Before commencing harvest an Annual Operating Plan (PAO) is prepared by the company for the annual block of harvest, which is submitted to the Department for Forestry Inventory and Land-use (DIAF) for verification and approval. After approval the DIAF issues a logging permit specifying the details of the allowed harvest, including volume and species.
Selected trees are felled and both the stumps and the logs are marked with the operator’s unique and registered hammer mark. Harvesting data are recorded on a worksite record, and timber movement documents are prepared which need to correspond with the worksite record, including log numbers according to the Code Forestier. These records have to be submitted on monthly basis to the Directorate of forests in order to calculate taxes and forest statistics. Log transportation documents are completed prior to departure from harvesting sites and are retained throughout transportation.
To allow an appropriate calculation of their tax rates companies should submit a monthly report highlighting the volume of timber harvested and processed to the forest administration and BIVAC (Bureau Inspection Valuation Assessment Control).
The processing facility receiving the logs needs to operate under a Permis d’Exploitation et d’Aménagement (PEA). The log numbers will be recorded on a production report as well as the bundle details of the produced sawn timber.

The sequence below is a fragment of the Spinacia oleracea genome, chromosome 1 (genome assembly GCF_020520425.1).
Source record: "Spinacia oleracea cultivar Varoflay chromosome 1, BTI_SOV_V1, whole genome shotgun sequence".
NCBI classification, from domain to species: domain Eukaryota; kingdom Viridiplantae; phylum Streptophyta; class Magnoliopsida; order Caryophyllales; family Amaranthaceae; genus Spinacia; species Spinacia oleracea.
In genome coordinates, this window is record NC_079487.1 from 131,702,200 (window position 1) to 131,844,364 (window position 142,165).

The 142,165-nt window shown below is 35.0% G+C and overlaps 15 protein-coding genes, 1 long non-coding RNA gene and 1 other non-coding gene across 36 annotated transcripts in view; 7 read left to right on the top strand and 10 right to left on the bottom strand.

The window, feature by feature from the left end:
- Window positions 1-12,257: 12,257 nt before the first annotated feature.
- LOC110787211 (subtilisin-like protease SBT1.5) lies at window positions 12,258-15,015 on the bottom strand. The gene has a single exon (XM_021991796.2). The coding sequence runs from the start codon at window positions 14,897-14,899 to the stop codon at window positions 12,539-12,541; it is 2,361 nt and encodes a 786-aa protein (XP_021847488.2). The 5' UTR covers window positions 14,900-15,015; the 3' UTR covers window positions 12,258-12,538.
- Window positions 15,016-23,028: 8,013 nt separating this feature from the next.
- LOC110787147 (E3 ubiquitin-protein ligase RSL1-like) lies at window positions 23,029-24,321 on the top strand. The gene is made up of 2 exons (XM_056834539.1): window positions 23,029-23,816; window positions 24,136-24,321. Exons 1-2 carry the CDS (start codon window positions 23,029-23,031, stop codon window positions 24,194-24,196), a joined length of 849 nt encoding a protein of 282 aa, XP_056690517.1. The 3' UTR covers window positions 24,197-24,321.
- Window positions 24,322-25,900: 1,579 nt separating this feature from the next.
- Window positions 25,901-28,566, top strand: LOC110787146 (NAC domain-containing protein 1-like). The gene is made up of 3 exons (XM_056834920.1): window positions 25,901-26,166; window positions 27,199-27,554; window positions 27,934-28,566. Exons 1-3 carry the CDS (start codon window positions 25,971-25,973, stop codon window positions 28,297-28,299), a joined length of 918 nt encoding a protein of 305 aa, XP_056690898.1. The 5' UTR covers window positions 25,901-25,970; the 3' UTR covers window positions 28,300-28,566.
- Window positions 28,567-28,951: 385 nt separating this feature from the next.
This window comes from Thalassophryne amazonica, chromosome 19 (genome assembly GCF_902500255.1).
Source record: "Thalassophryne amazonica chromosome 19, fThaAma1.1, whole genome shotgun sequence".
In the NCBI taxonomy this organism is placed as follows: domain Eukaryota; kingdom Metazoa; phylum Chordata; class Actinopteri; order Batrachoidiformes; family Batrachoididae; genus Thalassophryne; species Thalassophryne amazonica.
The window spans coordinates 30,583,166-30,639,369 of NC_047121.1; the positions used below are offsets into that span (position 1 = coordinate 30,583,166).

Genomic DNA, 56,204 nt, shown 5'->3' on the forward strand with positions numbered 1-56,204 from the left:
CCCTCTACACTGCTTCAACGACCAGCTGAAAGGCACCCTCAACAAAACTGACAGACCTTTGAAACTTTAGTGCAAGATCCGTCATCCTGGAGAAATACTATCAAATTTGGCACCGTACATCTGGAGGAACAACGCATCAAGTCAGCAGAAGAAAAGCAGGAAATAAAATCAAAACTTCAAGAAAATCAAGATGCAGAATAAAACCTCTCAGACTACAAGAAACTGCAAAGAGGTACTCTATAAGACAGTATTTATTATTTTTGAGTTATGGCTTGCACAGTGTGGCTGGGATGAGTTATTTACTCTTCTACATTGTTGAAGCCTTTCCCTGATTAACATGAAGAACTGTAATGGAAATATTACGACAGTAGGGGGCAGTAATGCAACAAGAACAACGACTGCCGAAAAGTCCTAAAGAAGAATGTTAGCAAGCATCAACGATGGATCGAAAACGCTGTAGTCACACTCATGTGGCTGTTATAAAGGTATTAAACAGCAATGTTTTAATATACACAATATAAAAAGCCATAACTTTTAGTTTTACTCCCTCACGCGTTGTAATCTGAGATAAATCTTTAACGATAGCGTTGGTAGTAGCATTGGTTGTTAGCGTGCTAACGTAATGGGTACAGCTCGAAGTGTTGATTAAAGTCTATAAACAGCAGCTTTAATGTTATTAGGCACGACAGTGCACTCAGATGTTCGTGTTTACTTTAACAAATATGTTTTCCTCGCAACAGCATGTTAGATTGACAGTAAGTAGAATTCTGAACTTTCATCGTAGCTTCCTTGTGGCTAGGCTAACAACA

Every company exporting timber must have a valid Certificat d’Origine from the Direction des Forêts prior to export of timber products. Currently, only companies holding a PEA are allowed to export, meaning that all of them are working on an almost complete chain of custody from the tree in the annual harvesting block to the port of Douala.
The below listed key documents are based on the applicable legislation and are considered to play a key role in demonstrating legal origin.
Processing and Trade
Bans and quota
There are no specific bans or limitations on the export of timber from the Central African Republic.
Cites and protected species
The is one tree species from the Central African Republic listed on CITES Appendix II:
- Afrormosia (Pericopsis elata). This CITES listing applies to logs, sawn wood and veneer sheets.
National action on timber legality
The Central African Republic and the EU entered into negotiations for a voluntary partnership agreement in October 2009. The Agreement was signed in November 2011, and ratified in July 2012. The Central African Republic is developing a legality assurance system to control, verify and license legal timber. This will be used for timber and timber products exported to the EU and to other destinations worldwide, as well as within the domestic market (EFI). The backbone of the LAS architecture is the Central Inspectorate of Water and Forests (ICEF).
Third party certification
The Central African Republic currently has no certified forests. There has been a OLB certificate in the country covering 195 500 hectares, but this certificate has been terminated.
Sources of information
- Bureau Veritas Logging enterprise OLB certified bodies list
- CITES database
- Forest Legality Alliance country profile - Central African Republic.
- Central African Republic – EU (2011) FLEGT Voluntary Partnership Agreement between the Central African Republic and the European Union - Briefing Note
- Central African Republic – EU (2011) Voluntary Partnership Agreement between the European Union and the Central African Republic on forest law enforcement, governance and trade in timber and derived products to the European Union (FLEGT)
- GFTN (2009) Framework for Assessing Legality of Forestry Operations, Timber Processing and Trade Annex- Central African Republic
Angle de la rue de la Résistance
of export duties.
Source: Transparancy International